Not quite sure where to begin when starting your own water restoration business? Or maybe you have a starting point but you're looking for a few more tips for success.
These seven must-dos can help you lay a sturdy foundation for your new business by coming up with a solid business plan, researching your company's obligations, and investing in good equipment.
1. Develop a solid business plan.
Your business plan should include your company's vision and goals and how you plan to achieve those. If you're looking to investors to help kickstart your business, be sure to include the following in your restoration business plan:
- Value proposition
Answer the question, "What does our restoration company offer, and why is this valuable to our potential customers?"
- Marketing plan
Come up with a marketing budget and how you plan to use it. Will your money be best spent advertising on Facebook or should you attend a home show to create brand awareness?
- Revenue inflow
Create a statement containing how you plan to see an inflow of revenue over a certain period of time. How long do you plan to invest in your company before you begin to see profits?
If you plan to complete training such as IICRC training for your business, include it in your business plan. This will establish greater credibility with investors and loaners.
2. Choose a name for your restoration business.
Your business name can set your restoration company apart, if you name it wisely. Here are two handy tips:
- Keep it short.
Choose a name that will keep your website URLs and social media name short. This will help your name stick with potential customers longer.
- Avoid unusual words or spellings.
Don't choose a complicated name. If a potential customers remembers you but can't remember how to spell your name to find you, your name might end up doing more harm than good.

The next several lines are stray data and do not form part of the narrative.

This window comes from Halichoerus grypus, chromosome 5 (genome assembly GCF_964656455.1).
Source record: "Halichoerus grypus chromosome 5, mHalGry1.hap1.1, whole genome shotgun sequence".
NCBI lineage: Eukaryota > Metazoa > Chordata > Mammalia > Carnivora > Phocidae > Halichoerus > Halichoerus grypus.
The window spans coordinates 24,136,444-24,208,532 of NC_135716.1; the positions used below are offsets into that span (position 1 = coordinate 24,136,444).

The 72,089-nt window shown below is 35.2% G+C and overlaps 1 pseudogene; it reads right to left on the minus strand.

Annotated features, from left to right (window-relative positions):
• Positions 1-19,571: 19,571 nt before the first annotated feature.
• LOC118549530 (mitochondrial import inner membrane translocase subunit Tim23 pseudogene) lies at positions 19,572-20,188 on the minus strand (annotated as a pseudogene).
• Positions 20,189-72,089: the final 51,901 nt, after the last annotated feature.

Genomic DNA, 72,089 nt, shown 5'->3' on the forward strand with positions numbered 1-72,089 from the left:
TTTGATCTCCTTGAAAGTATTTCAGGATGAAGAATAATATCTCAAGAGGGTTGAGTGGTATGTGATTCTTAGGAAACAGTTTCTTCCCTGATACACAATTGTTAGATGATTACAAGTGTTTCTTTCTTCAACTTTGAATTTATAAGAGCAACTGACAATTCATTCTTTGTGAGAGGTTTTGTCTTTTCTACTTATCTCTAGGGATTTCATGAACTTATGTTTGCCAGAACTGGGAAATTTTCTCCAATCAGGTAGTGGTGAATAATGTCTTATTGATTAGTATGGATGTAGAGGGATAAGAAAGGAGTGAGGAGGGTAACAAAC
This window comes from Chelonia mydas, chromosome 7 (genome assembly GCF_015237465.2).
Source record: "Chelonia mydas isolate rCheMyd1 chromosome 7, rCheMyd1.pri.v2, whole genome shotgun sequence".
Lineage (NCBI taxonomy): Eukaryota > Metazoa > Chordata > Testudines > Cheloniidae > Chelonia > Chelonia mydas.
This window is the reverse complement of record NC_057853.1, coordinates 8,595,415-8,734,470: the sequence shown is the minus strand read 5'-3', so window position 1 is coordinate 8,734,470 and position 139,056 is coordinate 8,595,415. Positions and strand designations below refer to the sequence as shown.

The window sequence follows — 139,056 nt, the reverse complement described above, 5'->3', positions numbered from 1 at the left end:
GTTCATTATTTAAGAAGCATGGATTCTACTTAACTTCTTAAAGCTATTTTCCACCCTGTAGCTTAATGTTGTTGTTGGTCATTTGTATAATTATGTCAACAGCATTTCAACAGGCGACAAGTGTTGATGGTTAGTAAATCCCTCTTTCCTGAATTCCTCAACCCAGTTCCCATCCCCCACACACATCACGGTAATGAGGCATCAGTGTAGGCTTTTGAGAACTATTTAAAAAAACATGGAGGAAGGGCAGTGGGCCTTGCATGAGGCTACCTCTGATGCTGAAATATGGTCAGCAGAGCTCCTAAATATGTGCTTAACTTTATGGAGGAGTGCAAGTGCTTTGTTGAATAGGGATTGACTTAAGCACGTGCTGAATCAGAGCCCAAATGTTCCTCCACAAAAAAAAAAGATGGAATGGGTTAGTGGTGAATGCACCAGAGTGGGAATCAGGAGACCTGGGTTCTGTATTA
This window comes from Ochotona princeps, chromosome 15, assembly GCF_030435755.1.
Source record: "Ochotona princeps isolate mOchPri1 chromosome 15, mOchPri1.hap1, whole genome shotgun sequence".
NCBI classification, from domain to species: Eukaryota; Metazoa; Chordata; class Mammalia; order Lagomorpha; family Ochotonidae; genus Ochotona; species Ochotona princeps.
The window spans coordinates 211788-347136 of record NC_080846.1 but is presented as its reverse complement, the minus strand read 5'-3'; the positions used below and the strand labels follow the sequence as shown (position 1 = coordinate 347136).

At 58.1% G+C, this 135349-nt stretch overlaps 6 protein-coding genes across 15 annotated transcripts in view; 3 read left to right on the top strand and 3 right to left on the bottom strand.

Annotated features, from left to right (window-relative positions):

3. Scope out your competition and target market.
One of the most important parts of research before starting a business is related to your competition and target market.
The first thing you'll want to do while completing a competitor analysis is determine who your direct competitors are. Are there restoration companies in your area who offer the same services you plan to offer?
After determining your competition, research their product line, pricing, and target audience. In addition, find out how they market their products and promote their content.
Find your competitors' strengths and weaknesses to help you identify opportunities for your business. Is their social media marketing message poor? Now you know how to outdo them. Do they consistently publish relevant blog posts? Learn to produce and publish helpful content yourself!
To learn more about competitor analysis and get templates to help you out, check out HubSpot's article on how to perform a competitor analysis.
Do you want to help out homeowners whose basements have been flooded or are you more interested in working with project managers whose commercial buildings have water damage?
Determine who you want to promote your services to and in what area you plan to do the most business in order to establish how to market to them.
4. Research info on small business taxes.
Begin a conversation with your accountant to discuss what you, as a small business, will be required to pay in taxes and which tax cuts you can take advantage of.